Written by Asha Kalsi 

Headphones have become indispensable in our daily lives – from powering through the daily commute to breaking a sweat at the gym to drifting off at the end of the day. Yet, with all of the options available, finding the perfect pair can feel like a daunting task. While factors like price and comfort are relatively straightforward, but looking for the best-sounding pair can be tricky if we don’t know what to look for. So, what exactly should you know to make informed decisions about the best sound for your budget? 

Understanding Audio Quality 

At the core of it, audio quality refers to how faithfully the sounds of your music or media are reproduced by an audio output, such as speakers or headphones. It encompasses how close the audio is to the original sound, the clarity of individual elements, and the balance between loud and soft elements. But how do we gauge the level of accuracy? 

Decoding the Key Terms 

“Audio quality” acts as an umbrella term to encapsulate a variety of factors that affect the sound your headphones produce. When we discuss audio quality, it can often feel like navigating through a maze of technical terminology. Amongst all the specialist language, there are several key terms you're bound to encounter when delving into the realm of audio quality. 

Fidelity: Often the first thing emphasised in discussions about audio quality, fidelity denotes how faithfully headphones reproduce the original sound without distortion or alteration. It refers to the degree to which the headphone audio matches the original recording. Simply put, the higher the fidelity, the truer the sound.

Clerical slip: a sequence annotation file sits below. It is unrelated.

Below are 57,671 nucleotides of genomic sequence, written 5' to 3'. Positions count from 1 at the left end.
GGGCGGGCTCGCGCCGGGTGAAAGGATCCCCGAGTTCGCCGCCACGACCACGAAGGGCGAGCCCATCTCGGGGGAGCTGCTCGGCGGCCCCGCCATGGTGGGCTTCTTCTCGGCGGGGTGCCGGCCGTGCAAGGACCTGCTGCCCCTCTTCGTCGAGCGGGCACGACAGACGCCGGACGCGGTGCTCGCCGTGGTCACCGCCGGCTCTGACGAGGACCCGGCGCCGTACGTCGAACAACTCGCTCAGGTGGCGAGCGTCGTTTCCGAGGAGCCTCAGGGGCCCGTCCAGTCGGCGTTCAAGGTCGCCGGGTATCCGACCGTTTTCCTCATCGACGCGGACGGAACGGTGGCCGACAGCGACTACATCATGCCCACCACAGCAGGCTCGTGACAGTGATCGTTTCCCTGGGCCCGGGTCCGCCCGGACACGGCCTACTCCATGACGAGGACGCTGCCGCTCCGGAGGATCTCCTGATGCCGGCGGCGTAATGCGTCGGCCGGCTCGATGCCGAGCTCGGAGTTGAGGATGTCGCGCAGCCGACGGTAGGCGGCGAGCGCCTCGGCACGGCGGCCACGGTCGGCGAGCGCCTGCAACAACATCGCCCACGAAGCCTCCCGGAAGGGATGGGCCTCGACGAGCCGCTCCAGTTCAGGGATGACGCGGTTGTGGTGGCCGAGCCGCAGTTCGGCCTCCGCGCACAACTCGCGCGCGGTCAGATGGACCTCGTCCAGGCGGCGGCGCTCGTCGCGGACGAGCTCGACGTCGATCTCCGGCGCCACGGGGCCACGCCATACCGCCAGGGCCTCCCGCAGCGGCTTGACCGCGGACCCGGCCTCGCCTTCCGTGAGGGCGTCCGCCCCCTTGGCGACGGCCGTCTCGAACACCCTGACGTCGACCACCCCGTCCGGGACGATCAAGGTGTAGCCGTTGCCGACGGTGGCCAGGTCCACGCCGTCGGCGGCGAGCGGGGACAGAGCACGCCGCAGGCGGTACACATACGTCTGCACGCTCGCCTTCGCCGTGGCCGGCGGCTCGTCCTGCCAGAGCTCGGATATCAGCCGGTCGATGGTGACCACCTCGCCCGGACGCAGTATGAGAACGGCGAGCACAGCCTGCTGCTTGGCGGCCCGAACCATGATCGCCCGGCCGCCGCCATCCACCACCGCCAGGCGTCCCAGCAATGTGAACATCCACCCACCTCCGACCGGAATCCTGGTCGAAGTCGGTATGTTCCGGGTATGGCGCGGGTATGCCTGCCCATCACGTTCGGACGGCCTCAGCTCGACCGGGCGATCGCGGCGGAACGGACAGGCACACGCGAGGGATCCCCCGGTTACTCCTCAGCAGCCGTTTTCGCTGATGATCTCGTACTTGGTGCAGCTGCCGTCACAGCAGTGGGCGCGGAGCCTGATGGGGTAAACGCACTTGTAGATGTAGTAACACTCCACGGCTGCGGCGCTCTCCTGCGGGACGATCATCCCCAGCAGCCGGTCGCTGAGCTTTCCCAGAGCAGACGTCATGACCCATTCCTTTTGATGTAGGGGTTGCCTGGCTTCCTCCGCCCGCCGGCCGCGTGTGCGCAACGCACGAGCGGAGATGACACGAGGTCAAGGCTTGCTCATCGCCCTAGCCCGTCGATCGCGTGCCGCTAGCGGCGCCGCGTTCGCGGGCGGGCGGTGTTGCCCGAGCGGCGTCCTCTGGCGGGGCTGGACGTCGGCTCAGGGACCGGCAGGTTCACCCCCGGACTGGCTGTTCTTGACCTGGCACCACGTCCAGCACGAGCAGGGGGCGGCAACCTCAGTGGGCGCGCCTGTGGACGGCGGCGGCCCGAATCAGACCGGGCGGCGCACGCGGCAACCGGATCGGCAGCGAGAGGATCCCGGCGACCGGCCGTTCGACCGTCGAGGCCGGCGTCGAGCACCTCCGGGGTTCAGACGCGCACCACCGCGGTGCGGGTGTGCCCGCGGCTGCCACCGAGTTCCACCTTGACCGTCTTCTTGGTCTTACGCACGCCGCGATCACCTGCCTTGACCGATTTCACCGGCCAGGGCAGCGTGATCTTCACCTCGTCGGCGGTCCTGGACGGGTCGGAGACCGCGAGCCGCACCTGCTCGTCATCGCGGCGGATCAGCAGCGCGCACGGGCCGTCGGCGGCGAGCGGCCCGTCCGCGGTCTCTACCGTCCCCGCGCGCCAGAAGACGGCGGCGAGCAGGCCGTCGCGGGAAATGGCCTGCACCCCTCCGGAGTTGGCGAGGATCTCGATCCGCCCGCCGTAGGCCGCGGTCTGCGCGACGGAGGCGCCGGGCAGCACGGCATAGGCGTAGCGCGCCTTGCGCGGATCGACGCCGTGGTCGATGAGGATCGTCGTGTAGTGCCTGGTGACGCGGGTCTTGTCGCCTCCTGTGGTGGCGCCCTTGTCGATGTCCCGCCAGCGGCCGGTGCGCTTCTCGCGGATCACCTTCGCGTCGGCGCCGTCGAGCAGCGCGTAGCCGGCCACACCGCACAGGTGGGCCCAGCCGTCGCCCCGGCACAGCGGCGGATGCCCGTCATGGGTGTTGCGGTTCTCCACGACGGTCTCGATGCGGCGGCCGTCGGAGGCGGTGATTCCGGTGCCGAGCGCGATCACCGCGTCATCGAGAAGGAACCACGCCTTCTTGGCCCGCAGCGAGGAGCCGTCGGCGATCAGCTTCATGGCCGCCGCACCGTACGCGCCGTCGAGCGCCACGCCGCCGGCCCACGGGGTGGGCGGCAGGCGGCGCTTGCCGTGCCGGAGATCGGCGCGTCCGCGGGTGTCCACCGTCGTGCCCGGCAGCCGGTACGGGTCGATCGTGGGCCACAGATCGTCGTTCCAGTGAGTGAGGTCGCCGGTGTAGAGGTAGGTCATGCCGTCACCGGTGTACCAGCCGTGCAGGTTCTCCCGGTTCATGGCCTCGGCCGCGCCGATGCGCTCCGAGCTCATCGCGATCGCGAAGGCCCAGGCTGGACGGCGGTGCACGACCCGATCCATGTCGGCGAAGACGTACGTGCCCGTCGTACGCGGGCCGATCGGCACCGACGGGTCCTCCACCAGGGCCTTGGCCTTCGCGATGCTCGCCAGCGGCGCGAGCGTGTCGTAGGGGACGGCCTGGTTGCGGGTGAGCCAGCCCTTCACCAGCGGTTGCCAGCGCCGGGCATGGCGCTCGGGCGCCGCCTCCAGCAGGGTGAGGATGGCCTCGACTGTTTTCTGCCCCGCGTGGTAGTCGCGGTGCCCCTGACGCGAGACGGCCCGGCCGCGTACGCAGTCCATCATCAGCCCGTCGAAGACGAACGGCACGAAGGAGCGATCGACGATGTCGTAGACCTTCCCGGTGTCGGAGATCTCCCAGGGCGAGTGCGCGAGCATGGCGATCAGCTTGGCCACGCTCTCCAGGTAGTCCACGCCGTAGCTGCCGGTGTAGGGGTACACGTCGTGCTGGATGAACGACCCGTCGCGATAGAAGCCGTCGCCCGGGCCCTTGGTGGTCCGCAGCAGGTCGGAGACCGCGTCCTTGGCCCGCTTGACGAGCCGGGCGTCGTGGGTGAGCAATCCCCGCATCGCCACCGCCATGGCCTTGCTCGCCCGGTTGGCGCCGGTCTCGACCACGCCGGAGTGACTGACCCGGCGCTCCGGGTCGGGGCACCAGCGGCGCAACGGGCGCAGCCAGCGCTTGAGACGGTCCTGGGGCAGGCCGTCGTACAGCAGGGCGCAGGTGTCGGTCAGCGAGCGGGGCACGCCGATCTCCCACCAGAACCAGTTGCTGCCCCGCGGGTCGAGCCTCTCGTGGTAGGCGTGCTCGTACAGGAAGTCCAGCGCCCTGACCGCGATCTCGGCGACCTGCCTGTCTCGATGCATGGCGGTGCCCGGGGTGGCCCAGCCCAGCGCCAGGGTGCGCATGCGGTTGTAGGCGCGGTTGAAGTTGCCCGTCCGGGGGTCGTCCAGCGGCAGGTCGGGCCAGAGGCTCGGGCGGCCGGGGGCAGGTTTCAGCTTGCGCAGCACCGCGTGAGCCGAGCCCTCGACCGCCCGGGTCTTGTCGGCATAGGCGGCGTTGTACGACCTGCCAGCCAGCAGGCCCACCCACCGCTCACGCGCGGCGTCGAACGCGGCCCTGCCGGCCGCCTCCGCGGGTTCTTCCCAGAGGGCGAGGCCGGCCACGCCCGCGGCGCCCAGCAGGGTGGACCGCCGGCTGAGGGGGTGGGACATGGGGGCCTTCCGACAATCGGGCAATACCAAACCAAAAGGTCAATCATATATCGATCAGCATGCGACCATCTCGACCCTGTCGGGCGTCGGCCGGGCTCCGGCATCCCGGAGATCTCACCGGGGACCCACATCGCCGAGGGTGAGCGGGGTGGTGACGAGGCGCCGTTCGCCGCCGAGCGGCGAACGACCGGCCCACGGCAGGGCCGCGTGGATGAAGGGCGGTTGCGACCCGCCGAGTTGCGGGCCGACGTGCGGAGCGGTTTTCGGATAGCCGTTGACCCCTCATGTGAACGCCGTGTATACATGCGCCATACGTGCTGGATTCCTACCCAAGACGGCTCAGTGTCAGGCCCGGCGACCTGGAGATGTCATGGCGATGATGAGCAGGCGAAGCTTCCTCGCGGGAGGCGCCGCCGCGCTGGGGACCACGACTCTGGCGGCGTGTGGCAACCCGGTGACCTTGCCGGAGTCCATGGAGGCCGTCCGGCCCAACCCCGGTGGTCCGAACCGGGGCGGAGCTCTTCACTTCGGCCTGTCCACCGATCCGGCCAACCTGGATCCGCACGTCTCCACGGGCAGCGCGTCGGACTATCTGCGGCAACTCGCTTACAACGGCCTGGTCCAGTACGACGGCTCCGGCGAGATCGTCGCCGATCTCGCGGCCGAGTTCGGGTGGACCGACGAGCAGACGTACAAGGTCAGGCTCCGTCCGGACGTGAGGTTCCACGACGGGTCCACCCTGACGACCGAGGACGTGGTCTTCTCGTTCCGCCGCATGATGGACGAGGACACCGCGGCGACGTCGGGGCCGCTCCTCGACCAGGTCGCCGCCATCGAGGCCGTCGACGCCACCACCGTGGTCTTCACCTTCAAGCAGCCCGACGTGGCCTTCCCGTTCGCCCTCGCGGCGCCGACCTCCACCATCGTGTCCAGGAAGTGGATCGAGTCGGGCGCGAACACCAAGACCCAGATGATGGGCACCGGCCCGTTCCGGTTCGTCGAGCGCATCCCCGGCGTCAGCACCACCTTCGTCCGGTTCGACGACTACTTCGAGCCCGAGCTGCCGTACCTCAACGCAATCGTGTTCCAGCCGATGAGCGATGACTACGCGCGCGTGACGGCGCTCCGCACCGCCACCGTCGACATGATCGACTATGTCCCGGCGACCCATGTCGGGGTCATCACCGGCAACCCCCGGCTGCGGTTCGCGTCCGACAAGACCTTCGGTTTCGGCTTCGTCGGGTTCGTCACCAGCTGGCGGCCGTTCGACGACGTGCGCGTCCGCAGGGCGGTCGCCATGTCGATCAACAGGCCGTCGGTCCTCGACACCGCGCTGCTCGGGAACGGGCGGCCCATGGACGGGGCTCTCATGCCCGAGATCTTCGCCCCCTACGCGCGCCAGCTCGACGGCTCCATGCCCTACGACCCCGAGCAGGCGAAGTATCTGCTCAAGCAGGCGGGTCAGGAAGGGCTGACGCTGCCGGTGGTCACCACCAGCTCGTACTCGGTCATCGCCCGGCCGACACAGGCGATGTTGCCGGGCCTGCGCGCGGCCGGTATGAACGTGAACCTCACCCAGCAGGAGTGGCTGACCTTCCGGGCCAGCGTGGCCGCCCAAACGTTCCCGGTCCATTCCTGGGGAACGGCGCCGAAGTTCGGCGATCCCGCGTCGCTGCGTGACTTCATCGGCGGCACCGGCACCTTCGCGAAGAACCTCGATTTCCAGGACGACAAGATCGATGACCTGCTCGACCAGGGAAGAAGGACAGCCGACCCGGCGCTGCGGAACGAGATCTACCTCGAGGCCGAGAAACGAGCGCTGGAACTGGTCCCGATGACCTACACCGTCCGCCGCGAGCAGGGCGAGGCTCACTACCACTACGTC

Frequency Response: The span of frequencies an audio device can produce from bass to treble is called the frequency range (or response). A wider frequency response indicates a broader range of accurately reproduced pitches; most headphones offer a frequency range of 20Hz to 20kHz, covering the range of human hearing. Many headphones are designed to typically emphasize lower frequencies for bass notes like deep guitar tones and kick drums, ensuring they sound clear and rich. Additionally, they reduce the higher frequencies, which represent the treble, such as crisp cymbals and sharp vocals, ensuring a balanced listening experience. Some headphones also offer EQ features so you can customise these levels yourself to suit your listening preferences.